• Deeply-colored sauces (such as soy sauce)
  • Blueberries, cranberries, pomegranates or other dark berries

Certain gums and hard candies, in some situations, also fit into this category. If desired, you can avoid these foods and beverages. Also remember that smoking is very detrimental to any teeth whitening efforts.

Also on the list are foods with tannins, or with high acidity. These are things such as tea, pop or carbonated beverages with dye, sports drinks and acidic fruit. Some of these are not so brightly colored, but they still can work against our pearly whites.

Want to know more about our cosmetic dentistry procedures? Find out more here and let us know any questions you may have.

Why Does Good Oral Hygiene Matter? Looking Beyond Our Mouth

Monday, August 25th, 2014

More than 90 percent of systemic diseases have oral symptoms, according to the Academy of General Dentistry. Additionally, as much as 80 percent of adults in the US have gum disease.

Let’s take a closer look at some of the research as to why this might matter for the sake of our entire health.

A Look at the Science: Heart Health to Obesity 

We’ve talked about before how gum disease can lead to loss of bone and teeth, and how bacteria that cause gum disease have also been found in arterial plaques, which contributes to heart disease.

cincinnati dentist hagenWhat else does some of the latest research tell us?

Self-reported dental status has been shown to be connected with heart risk factors. One such study examining this connection was found in the European Journal of Preventive Cardiology. The study looked are more than 15,000 people across nearly 40 countries to draw its conclusions.

Here is a glimpse of the study: 25 percent of the participants reported gum bleeding when they brushed their teeth. Around 41 percent had fewer than 15 teeth left. All the participants in the study had coronary heart disease in combination with at least another heart risk factor.

Ultimately, the research showed an association between the number of heart risk factors and gum disease across the sample.

While it has been debated whether periodontal disease is an independent risk factor for coronary heart disease (which takes 600,000 lives per year), this study was one where you can see evidence of how self-reported gum disease and such cardiovascular risk factors are associated.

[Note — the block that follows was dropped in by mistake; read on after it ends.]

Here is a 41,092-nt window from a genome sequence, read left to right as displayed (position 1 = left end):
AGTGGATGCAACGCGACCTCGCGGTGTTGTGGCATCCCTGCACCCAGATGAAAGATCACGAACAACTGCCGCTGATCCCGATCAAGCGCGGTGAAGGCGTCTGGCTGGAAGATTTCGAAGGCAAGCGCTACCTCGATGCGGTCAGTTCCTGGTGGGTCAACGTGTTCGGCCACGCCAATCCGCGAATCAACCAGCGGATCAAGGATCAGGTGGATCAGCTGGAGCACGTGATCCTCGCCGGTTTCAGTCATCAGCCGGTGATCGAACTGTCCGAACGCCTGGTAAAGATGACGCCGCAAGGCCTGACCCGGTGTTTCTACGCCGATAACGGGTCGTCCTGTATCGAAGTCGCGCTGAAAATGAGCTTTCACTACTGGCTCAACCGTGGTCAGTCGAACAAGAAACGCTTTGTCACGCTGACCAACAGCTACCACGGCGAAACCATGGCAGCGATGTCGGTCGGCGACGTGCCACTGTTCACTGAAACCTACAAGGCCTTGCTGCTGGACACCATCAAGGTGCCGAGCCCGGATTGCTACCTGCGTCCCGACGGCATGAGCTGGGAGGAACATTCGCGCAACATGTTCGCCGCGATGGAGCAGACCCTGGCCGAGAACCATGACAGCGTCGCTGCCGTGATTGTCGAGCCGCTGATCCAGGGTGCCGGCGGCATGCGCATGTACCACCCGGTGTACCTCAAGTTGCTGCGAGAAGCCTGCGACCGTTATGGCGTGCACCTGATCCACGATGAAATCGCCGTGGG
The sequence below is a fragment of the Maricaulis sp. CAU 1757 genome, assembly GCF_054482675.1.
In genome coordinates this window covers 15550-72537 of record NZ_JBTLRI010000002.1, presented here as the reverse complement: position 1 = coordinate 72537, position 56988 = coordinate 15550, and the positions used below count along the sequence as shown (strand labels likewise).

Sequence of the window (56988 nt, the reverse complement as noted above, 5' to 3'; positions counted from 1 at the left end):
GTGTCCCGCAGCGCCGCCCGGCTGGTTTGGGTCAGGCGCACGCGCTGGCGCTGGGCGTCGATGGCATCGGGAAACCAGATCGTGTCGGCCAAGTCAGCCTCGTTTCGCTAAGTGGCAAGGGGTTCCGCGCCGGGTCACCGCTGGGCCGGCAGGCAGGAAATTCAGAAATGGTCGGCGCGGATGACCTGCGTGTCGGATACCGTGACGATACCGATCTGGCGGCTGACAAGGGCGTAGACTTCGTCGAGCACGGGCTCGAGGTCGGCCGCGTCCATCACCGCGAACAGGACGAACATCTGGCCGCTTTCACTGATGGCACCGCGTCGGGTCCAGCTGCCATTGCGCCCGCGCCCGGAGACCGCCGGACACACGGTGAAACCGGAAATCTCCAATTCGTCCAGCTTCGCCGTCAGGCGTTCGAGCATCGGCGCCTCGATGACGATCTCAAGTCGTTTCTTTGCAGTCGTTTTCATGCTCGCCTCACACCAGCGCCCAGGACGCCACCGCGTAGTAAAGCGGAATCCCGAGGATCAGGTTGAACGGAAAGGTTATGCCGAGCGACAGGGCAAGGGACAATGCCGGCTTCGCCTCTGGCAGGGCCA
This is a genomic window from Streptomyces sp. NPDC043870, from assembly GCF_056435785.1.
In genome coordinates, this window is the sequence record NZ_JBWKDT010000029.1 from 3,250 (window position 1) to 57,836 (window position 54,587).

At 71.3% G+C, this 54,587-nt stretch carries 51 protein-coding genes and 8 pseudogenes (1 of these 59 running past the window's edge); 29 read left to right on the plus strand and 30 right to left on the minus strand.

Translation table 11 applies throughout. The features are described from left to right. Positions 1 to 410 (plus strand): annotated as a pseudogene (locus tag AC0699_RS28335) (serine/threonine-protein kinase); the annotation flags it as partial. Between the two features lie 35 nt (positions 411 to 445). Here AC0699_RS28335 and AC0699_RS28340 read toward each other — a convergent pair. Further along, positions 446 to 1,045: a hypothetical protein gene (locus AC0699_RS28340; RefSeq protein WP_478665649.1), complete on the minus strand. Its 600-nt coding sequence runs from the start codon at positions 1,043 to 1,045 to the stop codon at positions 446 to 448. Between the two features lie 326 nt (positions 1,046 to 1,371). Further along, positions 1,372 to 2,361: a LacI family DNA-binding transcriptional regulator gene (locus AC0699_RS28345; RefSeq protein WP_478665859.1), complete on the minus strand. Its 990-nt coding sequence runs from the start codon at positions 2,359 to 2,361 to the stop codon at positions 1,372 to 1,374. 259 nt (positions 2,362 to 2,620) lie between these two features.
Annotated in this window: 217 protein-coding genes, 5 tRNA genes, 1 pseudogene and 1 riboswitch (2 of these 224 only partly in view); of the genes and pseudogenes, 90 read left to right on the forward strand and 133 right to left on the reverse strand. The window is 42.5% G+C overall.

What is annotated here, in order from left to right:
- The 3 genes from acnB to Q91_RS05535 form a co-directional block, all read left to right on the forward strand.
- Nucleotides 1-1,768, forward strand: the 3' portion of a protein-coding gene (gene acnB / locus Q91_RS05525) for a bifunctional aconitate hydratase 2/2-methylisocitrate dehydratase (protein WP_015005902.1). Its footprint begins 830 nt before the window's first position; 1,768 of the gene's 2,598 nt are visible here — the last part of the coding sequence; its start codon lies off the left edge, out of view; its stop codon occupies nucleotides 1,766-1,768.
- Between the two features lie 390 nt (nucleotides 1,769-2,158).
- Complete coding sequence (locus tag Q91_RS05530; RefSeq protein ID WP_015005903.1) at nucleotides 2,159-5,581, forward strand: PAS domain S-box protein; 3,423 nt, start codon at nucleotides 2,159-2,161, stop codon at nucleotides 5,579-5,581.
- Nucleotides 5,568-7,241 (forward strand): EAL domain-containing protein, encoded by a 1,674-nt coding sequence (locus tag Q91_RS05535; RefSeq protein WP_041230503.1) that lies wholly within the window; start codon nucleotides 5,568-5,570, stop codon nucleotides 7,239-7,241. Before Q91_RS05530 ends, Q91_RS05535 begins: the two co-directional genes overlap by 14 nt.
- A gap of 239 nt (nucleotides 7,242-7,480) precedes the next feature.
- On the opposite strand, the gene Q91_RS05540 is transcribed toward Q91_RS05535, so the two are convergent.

More Clues About Our Health

Besides moderate or more advanced stages of periodontal disease showing us clues as to whether someone may develop heart disease, oral health also affects our state of health in other ways. It can negatively affect pregnancy and birth; one example being that gum disease is linked to premature birth and low birth weight in babies. Osteoporosis has been linked, in some studies, with periodontal bone loss. Additionally, tooth loss before age 35 may be a risk factor for Alzheimer’s.

And although the cause-and-effect tie can be debated, there is also research connecting obesity and gum disease now. In particular, the research published in the Journal General Dentistry says how chronic inflammation is in part to blame.

Still other research shows a tie between poor dental habits and an increase in our risk of cancer.

There is also HPV; research in the Journal Cancer Prevention says that poor oral health means a 56 percent bump in oral HPV prevalence.  

Additionally, University of Texas Health Sciences Center researchers found dental problems are linked with a 28 percent higher prevalence of infection with HPV.

Another study was compiled by researchers from Brown University, the Forsyth Institute and Harvard University. These researchers said how they found that our body’s antibodies coming from certain oral bacteria is actually linked with doubled risk of pancreatic cancer. The researchers admitted that more needed to be studied to make any further claims, but it does show just one more example of how our oral health is tied to our entire health.  

This list of some of the latest research is not to make you worry. It may surprise you to learn that research has also produced evidence that shows how just getting your teeth professionally cleaned once can reduce risk for heart attach and stroke. (Think of a lifetime of regular professional teeth cleanings!)

The health of our mouths truly can really tell us about our quality of life.

At Hagen, we are the best choice for all your dental care. Whether you haven’t missed a cleaning in your lifetime, or whether it has been years since you have been to the dentist, we are looking forward to seeing you. Give us a call today.